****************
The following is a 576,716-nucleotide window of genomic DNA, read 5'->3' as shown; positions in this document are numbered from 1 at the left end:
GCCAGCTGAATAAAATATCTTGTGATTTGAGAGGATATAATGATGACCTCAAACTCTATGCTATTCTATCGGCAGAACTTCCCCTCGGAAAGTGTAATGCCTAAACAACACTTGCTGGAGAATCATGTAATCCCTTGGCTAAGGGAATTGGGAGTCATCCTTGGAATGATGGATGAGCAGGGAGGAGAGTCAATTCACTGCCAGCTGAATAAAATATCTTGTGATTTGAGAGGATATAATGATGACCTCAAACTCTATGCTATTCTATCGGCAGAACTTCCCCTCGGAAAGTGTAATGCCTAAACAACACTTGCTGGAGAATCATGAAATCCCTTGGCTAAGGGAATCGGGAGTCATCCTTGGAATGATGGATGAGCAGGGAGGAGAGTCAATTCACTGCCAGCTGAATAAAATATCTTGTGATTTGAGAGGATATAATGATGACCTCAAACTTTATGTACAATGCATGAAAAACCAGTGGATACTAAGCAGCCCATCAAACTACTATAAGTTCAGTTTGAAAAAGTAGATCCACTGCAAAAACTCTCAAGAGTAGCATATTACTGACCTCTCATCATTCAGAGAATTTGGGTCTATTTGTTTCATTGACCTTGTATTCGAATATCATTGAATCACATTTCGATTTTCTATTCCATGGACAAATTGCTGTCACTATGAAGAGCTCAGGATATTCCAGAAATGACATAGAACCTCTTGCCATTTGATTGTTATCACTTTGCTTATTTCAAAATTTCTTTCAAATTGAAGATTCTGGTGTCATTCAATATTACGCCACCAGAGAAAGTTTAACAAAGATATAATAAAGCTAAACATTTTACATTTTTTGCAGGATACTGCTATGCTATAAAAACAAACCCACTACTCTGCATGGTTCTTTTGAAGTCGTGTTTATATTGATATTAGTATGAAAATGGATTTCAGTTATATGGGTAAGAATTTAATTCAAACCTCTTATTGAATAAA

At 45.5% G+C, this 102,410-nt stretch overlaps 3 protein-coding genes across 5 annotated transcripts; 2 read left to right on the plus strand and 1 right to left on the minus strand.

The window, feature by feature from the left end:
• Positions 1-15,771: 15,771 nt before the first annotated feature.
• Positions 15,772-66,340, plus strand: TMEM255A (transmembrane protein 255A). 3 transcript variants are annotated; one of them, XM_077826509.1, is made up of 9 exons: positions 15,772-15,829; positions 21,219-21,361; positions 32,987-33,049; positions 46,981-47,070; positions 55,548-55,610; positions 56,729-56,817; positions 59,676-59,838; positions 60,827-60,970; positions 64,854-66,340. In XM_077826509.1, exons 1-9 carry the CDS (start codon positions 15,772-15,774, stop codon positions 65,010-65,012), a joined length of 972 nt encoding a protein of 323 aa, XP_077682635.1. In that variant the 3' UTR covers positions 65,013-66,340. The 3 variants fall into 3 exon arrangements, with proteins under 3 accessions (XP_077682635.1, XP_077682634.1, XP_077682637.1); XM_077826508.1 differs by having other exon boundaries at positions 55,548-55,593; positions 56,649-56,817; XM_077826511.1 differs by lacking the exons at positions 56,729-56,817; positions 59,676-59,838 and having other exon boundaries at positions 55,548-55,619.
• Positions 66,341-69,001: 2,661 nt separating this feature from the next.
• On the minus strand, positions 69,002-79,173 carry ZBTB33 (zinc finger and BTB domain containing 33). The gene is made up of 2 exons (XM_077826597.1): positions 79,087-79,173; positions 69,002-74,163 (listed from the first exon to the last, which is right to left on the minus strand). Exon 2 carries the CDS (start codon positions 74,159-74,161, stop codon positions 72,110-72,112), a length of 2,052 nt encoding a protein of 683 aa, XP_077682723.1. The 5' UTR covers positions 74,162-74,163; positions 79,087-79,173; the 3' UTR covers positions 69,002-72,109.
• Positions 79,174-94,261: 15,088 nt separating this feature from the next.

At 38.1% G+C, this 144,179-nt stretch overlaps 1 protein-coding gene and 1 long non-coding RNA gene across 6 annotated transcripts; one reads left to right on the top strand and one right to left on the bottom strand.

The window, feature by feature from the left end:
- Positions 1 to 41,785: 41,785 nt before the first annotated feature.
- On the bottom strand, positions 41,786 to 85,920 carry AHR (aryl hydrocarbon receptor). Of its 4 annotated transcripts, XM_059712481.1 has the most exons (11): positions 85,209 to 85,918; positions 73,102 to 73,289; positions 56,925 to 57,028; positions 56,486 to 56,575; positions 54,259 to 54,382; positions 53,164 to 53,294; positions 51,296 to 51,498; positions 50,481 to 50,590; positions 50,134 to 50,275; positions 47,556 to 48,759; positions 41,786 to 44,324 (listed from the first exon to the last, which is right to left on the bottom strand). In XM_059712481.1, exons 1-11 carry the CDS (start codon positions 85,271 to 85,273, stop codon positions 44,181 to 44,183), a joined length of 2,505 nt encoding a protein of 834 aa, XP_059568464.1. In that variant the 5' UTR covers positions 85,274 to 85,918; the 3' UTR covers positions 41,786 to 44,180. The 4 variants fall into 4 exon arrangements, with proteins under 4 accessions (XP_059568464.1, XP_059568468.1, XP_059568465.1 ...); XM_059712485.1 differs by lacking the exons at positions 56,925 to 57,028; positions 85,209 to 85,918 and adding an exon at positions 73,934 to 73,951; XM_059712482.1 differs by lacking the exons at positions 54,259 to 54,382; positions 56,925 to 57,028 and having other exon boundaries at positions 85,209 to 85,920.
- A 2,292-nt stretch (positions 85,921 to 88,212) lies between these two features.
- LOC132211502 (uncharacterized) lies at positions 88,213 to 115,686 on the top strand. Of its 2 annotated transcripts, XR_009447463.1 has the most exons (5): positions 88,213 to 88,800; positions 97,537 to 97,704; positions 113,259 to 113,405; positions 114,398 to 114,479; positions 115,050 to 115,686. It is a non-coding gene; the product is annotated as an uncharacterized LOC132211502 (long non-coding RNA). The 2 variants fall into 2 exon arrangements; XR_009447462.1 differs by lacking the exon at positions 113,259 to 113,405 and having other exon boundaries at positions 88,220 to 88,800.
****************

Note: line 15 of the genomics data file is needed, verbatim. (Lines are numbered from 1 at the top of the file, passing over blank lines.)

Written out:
- LOC132211502 (uncharacterized) lies at positions 88,213 to 115,686 on the top strand. Of its 2 annotated transcripts, XR_009447463.1 has the most exons (5): positions 88,213 to 88,800; positions 97,537 to 97,704; positions 113,259 to 113,405; positions 114,398 to 114,479; positions 115,050 to 115,686. It is a non-coding gene; the product is annotated as an uncharacterized LOC132211502 (long non-coding RNA). The 2 variants fall into 2 exon arrangements; XR_009447462.1 differs by lacking the exon at positions 113,259 to 113,405 and having other exon boundaries at positions 88,220 to 88,800.